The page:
The Department of Defense’s (DoD’s) Zero Trust Strategy and Roadmap outlines how it will move beyond traditional network security methods, like perimeter and physical equipment defenses to shore up systemwide network security. The current approach involves NIPR, the Non-Classified Internet Protocol Router Network, a private IP network owned by DoD to exchange unclassified information, and SIPR, the Secure Internet Protocol Router used for classified information. Facing a much greater threat footprint and more sophisticated network penetration strategies, military leaders recognize the need to augment NIPR and SIPR with a cybersecurity framework that will reduce the attack surface, enable risk management and effective data-sharing in partnership/coalition environments, and quickly contain and remediate adversary activities.
The intent behind Zero Trust is to no longer assume that the network is the ultimate source of trust. Rather, just because someone or something is on the network doesn’t mean they can be trusted: even the network itself cannot be trusted. And tying network or information access to a physical location, like with the practice of using a Sensitive Compartmented Information Facility (SCIF), does not enable DoD to enhance the way it exchanges data securely beyond those ‘containers’ in remote, limited, congested or contested environments.
But what does it mean to be “trusted?” And what characteristics denote that something or someone is not worthy of trust? These are the big questions under consideration right now.
With Zero Trust, only a person’s validated identity determines access. If the security structure is based on identity, then access can be granted wherever the user may be. If there is question or doubt, more identity confirmation tests can be applied to increase confidence.
Over the last few years, we’ve all been introduced to Zero Trust strategies by banking and financial apps that apply multi-factor authentication, including biometrics (the use of our faces or fingerprints for identity verification), location, patterns of use and more. The military has additional verification options at the ready. DoD can leverage backend credentials such as device information, time zones, tokens (like Common Access Cards and others) and IP addresses––details that come together to build an even higher degree of trust and confirm “you are who you say you are.”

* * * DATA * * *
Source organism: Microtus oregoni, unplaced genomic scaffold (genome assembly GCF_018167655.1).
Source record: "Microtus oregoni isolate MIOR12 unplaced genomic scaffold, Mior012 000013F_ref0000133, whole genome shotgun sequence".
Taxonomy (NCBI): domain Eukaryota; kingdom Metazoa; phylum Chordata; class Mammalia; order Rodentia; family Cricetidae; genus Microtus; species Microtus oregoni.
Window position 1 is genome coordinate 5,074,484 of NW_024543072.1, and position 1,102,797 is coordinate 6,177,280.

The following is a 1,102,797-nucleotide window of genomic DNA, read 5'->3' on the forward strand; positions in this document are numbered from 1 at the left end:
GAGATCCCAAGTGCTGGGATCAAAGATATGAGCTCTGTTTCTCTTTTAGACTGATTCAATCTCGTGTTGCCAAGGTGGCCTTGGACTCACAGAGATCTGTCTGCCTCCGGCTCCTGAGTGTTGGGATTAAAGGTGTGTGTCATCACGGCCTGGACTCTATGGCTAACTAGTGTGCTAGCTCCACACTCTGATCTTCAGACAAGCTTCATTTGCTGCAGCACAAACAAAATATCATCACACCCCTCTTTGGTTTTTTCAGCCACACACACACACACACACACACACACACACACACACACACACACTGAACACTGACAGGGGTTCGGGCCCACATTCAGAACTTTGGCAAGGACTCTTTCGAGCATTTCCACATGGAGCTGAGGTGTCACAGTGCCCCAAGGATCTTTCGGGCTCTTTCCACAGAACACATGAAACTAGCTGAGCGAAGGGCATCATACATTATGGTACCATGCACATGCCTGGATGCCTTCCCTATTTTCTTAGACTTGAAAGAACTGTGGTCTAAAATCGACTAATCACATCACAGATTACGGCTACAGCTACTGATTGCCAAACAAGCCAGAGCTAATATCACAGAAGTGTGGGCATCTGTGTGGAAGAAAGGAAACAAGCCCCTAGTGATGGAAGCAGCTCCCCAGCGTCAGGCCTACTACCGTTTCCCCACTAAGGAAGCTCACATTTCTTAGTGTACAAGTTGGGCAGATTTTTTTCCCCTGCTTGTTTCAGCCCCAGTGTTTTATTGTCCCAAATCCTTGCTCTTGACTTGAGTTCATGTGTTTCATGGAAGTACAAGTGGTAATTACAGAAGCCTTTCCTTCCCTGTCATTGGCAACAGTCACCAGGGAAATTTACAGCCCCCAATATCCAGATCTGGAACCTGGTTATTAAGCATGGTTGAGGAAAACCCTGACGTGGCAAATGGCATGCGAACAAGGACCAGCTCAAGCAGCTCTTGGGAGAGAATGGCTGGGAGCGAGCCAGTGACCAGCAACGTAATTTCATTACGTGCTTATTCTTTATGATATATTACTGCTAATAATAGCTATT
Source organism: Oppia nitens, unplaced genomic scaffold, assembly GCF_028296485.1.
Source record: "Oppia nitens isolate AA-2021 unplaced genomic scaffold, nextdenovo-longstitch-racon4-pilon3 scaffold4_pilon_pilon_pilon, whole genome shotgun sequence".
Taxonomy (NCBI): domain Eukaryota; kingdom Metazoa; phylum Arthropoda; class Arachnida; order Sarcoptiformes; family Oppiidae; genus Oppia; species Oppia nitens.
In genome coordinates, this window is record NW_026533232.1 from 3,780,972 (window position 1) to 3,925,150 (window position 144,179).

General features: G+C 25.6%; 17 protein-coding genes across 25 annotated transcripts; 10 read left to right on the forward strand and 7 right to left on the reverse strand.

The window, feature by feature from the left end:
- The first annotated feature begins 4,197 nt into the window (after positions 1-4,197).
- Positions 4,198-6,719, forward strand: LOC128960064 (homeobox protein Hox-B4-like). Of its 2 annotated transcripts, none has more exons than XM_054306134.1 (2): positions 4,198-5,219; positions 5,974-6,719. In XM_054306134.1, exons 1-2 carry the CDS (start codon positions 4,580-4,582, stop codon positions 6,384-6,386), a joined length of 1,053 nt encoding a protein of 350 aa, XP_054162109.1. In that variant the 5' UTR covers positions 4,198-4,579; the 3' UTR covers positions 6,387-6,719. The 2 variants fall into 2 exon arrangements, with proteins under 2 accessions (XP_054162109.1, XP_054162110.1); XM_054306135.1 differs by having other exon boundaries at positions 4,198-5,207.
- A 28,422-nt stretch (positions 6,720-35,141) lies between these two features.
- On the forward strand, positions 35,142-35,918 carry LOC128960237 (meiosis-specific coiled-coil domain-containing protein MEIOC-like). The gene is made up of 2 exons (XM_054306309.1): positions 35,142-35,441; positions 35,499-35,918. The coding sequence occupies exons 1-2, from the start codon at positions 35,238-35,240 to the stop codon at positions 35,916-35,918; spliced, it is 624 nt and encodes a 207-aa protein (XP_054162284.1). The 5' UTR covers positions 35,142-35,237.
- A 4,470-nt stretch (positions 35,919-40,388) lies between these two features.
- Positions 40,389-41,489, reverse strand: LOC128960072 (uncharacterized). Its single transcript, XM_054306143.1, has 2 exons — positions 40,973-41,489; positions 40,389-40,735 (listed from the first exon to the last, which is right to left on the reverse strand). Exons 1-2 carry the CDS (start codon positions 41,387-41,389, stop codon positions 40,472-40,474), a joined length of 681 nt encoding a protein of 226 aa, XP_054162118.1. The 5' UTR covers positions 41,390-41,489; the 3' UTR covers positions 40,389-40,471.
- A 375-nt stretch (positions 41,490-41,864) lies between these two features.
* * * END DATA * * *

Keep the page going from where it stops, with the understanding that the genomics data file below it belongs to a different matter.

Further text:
Yet, deploying Zero Trust across dynamic, global military environments has far reaching implications. First, it will require a significant cultural change as DoD shifts its network security strategy from “trust but verify” to what DoD Chief Information Officer John Sherman described as “never trust, always verify.” Second, while Zero Trust ensures security, it also creates friction––which can affect time and efficiency. Any identity verification solution deployed cannot be so cumbersome that it impedes mission readiness or prompts users to circumvent the process altogether.
All of this is to say, Zero Trust is a philosophy that provides a structure, but not a checklist. As such, it is not bound by a specific technology; it offers inherent flexibility to accommodate innovation and change. That’s great news since DoD has some aggressive goals. As Federal News Network reported, some of the initial “target” capabilities the Pentagon expects to deploy Department-wide include user inventories, federated identity credential and access management solutions, endpoint detection and response tools, and software defined networking. Network security experts and industry leaders like Hughes are eager to work with DoD to help answer these big questions and scope out implications for U.S. forces and commands, so DoD can achieve its Zero Trust goals by fiscal 2027.